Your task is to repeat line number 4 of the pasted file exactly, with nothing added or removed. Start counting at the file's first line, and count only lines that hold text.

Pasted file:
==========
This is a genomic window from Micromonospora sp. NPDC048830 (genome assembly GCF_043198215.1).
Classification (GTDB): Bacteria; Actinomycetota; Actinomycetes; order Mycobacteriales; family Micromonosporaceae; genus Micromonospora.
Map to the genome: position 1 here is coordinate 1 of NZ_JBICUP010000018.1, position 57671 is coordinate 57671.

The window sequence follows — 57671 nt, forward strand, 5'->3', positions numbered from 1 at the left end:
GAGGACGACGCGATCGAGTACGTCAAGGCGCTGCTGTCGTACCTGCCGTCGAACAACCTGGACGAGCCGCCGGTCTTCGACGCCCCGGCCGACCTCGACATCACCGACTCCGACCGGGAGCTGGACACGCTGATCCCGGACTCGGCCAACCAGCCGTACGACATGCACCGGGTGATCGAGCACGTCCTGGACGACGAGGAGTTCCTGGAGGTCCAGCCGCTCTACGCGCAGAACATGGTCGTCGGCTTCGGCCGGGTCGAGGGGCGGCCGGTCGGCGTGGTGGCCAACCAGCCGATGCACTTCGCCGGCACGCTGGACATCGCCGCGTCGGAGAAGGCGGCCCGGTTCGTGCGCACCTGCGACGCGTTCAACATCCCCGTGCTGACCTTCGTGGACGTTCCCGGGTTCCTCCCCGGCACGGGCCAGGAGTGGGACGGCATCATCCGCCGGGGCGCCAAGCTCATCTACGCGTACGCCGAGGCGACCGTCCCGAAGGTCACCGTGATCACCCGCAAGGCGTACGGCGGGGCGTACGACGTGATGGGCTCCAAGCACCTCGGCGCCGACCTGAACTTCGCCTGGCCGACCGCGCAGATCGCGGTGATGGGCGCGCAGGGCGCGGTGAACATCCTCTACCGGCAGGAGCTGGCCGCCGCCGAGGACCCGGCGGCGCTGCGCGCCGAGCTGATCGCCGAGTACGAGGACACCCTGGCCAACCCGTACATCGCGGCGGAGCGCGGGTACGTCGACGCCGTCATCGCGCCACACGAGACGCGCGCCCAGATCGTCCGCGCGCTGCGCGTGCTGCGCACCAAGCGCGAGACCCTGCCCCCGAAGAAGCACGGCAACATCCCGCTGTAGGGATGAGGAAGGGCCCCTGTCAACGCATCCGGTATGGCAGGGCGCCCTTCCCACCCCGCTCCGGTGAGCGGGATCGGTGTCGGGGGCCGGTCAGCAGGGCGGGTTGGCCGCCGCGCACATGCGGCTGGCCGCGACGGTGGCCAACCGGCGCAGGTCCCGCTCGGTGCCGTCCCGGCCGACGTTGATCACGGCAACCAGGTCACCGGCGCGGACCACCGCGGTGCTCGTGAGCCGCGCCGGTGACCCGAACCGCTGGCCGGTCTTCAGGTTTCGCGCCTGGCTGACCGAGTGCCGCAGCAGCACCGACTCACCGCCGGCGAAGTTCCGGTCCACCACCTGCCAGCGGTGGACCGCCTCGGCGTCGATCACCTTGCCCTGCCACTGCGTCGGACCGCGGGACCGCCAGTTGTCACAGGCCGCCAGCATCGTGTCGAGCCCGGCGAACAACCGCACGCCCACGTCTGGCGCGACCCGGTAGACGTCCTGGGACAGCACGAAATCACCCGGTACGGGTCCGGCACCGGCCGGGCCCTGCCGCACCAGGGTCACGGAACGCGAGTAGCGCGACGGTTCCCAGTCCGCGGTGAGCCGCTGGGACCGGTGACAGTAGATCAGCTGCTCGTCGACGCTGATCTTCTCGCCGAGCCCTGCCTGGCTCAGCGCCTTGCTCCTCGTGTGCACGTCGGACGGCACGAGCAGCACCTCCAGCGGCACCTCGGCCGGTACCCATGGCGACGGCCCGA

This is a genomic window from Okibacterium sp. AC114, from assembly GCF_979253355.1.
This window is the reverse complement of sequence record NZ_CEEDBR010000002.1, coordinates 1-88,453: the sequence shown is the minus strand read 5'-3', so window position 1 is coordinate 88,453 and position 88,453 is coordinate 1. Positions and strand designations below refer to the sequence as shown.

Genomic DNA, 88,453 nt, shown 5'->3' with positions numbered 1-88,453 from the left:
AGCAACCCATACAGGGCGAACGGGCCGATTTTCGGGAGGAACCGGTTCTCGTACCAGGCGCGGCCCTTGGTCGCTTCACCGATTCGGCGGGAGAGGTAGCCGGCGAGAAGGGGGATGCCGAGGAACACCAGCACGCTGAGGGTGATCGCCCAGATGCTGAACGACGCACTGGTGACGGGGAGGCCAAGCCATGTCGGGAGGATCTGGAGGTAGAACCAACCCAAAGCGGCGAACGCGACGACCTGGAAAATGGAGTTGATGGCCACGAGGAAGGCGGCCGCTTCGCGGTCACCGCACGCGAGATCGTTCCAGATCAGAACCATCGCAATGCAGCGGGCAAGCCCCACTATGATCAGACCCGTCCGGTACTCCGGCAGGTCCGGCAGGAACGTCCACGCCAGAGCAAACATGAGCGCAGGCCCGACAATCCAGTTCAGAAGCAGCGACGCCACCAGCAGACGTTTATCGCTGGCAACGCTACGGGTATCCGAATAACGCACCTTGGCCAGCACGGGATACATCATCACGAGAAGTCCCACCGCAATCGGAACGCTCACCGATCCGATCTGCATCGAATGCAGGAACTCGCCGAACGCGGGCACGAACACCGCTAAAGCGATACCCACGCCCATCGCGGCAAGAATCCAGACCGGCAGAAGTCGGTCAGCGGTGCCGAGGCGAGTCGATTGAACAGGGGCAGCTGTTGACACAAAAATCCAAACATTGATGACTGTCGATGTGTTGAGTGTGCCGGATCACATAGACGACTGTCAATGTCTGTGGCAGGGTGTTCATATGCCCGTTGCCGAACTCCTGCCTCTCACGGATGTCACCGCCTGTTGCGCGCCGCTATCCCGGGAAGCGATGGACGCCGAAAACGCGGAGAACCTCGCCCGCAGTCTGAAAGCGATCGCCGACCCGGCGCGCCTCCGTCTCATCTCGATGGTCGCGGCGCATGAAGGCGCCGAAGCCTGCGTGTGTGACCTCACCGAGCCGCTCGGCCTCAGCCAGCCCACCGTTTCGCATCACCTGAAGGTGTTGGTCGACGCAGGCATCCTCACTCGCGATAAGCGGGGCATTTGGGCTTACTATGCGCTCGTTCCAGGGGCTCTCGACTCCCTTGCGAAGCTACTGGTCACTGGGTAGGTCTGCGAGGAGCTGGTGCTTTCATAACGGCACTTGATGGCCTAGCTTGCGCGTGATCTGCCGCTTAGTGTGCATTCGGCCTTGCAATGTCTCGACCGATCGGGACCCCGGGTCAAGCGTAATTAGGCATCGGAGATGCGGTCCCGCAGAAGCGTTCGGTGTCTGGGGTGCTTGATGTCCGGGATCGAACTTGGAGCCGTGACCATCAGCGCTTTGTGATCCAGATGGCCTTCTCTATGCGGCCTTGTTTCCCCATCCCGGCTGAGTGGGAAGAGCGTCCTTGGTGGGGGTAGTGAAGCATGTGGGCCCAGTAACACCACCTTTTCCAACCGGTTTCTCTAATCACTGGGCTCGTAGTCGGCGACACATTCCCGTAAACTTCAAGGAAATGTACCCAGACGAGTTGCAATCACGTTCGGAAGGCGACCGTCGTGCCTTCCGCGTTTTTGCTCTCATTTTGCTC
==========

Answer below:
The window sequence follows — 57671 nt, forward strand, 5'->3', positions numbered from 1 at the left end: